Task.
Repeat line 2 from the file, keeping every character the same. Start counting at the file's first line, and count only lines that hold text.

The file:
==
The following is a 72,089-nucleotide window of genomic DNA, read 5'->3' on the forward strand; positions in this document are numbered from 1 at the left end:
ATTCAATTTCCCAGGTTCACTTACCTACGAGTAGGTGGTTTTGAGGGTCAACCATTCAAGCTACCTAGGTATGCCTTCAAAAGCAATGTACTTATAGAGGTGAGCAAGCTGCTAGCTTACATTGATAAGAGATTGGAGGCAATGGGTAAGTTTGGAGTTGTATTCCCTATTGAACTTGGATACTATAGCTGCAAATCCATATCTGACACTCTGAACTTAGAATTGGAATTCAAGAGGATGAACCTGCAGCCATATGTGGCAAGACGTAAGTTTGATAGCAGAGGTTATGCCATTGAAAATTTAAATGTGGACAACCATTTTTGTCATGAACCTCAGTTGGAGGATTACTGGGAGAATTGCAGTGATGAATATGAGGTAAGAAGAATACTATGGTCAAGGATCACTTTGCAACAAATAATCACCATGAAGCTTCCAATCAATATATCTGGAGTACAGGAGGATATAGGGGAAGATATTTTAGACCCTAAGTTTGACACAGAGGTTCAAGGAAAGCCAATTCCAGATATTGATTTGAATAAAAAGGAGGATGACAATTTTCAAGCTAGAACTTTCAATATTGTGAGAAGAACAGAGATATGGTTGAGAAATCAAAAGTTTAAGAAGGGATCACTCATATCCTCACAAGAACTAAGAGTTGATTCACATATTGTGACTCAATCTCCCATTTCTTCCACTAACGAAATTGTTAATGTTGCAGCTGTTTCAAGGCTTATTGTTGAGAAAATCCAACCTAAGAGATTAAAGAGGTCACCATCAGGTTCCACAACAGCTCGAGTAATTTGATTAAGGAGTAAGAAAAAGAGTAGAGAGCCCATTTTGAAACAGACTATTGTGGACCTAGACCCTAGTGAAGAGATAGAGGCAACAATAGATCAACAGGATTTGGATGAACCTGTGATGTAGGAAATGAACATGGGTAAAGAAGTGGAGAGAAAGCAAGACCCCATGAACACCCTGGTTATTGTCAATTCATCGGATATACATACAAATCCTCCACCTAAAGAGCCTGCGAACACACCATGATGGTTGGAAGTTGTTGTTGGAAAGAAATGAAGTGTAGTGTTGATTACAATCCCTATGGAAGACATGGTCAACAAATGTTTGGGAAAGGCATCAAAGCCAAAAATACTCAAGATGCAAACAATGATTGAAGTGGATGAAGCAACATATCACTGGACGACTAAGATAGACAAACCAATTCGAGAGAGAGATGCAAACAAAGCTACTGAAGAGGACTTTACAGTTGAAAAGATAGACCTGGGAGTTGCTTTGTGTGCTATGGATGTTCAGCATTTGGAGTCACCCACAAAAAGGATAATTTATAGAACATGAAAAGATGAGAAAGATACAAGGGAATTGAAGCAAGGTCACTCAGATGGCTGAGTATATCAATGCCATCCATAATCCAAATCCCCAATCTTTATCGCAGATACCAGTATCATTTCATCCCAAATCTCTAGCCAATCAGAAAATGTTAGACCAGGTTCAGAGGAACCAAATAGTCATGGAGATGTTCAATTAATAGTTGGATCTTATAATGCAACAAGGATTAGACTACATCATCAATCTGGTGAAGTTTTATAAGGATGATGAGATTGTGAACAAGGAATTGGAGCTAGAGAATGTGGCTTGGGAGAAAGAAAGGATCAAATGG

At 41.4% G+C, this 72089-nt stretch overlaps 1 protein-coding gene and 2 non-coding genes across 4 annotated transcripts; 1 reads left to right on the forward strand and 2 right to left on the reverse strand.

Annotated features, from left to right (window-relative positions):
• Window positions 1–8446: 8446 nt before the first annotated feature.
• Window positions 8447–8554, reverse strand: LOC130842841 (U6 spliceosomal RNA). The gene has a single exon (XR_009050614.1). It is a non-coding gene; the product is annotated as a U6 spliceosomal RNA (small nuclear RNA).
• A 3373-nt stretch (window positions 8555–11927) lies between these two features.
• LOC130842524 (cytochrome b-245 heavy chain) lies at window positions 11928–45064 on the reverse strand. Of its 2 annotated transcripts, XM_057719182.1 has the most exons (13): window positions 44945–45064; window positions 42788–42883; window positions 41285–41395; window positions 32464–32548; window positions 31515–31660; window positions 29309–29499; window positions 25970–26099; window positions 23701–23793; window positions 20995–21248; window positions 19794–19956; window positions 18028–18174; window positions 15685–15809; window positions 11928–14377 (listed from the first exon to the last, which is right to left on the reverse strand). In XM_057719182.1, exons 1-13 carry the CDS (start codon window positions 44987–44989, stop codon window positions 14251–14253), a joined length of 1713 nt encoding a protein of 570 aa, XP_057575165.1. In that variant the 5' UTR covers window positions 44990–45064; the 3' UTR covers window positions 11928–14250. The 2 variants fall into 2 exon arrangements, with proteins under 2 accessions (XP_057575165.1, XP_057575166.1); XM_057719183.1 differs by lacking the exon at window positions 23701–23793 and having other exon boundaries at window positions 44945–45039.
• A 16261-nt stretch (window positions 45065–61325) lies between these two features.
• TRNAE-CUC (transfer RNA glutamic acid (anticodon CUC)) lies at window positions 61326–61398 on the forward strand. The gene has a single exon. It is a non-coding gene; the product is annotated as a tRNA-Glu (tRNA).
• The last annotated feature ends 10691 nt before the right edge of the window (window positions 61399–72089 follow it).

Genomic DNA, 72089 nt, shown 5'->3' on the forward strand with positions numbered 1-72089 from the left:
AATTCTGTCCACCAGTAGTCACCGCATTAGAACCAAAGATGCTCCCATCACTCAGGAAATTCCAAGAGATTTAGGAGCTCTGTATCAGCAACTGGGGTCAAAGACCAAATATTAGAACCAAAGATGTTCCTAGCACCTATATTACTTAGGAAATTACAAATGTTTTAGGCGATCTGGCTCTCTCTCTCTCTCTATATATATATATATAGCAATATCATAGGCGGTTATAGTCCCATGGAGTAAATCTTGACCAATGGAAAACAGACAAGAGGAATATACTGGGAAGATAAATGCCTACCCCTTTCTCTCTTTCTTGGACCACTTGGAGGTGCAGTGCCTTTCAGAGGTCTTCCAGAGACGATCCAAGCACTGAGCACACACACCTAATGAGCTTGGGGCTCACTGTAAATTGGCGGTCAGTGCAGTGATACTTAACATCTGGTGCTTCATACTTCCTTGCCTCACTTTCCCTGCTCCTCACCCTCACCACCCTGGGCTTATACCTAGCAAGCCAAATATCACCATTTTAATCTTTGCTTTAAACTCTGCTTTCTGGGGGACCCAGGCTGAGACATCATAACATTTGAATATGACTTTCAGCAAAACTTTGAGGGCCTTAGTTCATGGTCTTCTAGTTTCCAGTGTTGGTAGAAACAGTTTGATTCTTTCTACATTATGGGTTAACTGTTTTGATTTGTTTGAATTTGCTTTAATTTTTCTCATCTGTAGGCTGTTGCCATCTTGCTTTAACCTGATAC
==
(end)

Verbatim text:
ATTCAATTTCCCAGGTTCACTTACCTACGAGTAGGTGGTTTTGAGGGTCAACCATTCAAGCTACCTAGGTATGCCTTCAAAAGCAATGTACTTATAGAGGTGAGCAAGCTGCTAGCTTACATTGATAAGAGATTGGAGGCAATGGGTAAGTTTGGAGTTGTATTCCCTATTGAACTTGGATACTATAGCTGCAAATCCATATCTGACACTCTGAACTTAGAATTGGAATTCAAGAGGATGAACCTGCAGCCATATGTGGCAAGACGTAAGTTTGATAGCAGAGGTTATGCCATTGAAAATTTAAATGTGGACAACCATTTTTGTCATGAACCTCAGTTGGAGGATTACTGGGAGAATTGCAGTGATGAATATGAGGTAAGAAGAATACTATGGTCAAGGATCACTTTGCAACAAATAATCACCATGAAGCTTCCAATCAATATATCTGGAGTACAGGAGGATATAGGGGAAGATATTTTAGACCCTAAGTTTGACACAGAGGTTCAAGGAAAGCCAATTCCAGATATTGATTTGAATAAAAAGGAGGATGACAATTTTCAAGCTAGAACTTTCAATATTGTGAGAAGAACAGAGATATGGTTGAGAAATCAAAAGTTTAAGAAGGGATCACTCATATCCTCACAAGAACTAAGAGTTGATTCACATATTGTGACTCAATCTCCCATTTCTTCCACTAACGAAATTGTTAATGTTGCAGCTGTTTCAAGGCTTATTGTTGAGAAAATCCAACCTAAGAGATTAAAGAGGTCACCATCAGGTTCCACAACAGCTCGAGTAATTTGATTAAGGAGTAAGAAAAAGAGTAGAGAGCCCATTTTGAAACAGACTATTGTGGACCTAGACCCTAGTGAAGAGATAGAGGCAACAATAGATCAACAGGATTTGGATGAACCTGTGATGTAGGAAATGAACATGGGTAAAGAAGTGGAGAGAAAGCAAGACCCCATGAACACCCTGGTTATTGTCAATTCATCGGATATACATACAAATCCTCCACCTAAAGAGCCTGCGAACACACCATGATGGTTGGAAGTTGTTGTTGGAAAGAAATGAAGTGTAGTGTTGATTACAATCCCTATGGAAGACATGGTCAACAAATGTTTGGGAAAGGCATCAAAGCCAAAAATACTCAAGATGCAAACAATGATTGAAGTGGATGAAGCAACATATCACTGGACGACTAAGATAGACAAACCAATTCGAGAGAGAGATGCAAACAAAGCTACTGAAGAGGACTTTACAGTTGAAAAGATAGACCTGGGAGTTGCTTTGTGTGCTATGGATGTTCAGCATTTGGAGTCACCCACAAAAAGGATAATTTATAGAACATGAAAAGATGAGAAAGATACAAGGGAATTGAAGCAAGGTCACTCAGATGGCTGAGTATATCAATGCCATCCATAATCCAAATCCCCAATCTTTATCGCAGATACCAGTATCATTTCATCCCAAATCTCTAGCCAATCAGAAAATGTTAGACCAGGTTCAGAGGAACCAAATAGTCATGGAGATGTTCAATTAATAGTTGGATCTTATAATGCAACAAGGATTAGACTACATCATCAATCTGGTGAAGTTTTATAAGGATGATGAGATTGTGAACAAGGAATTGGAGCTAGAGAATGTGGCTTGGGAGAAAGAAAGGATCAAATGG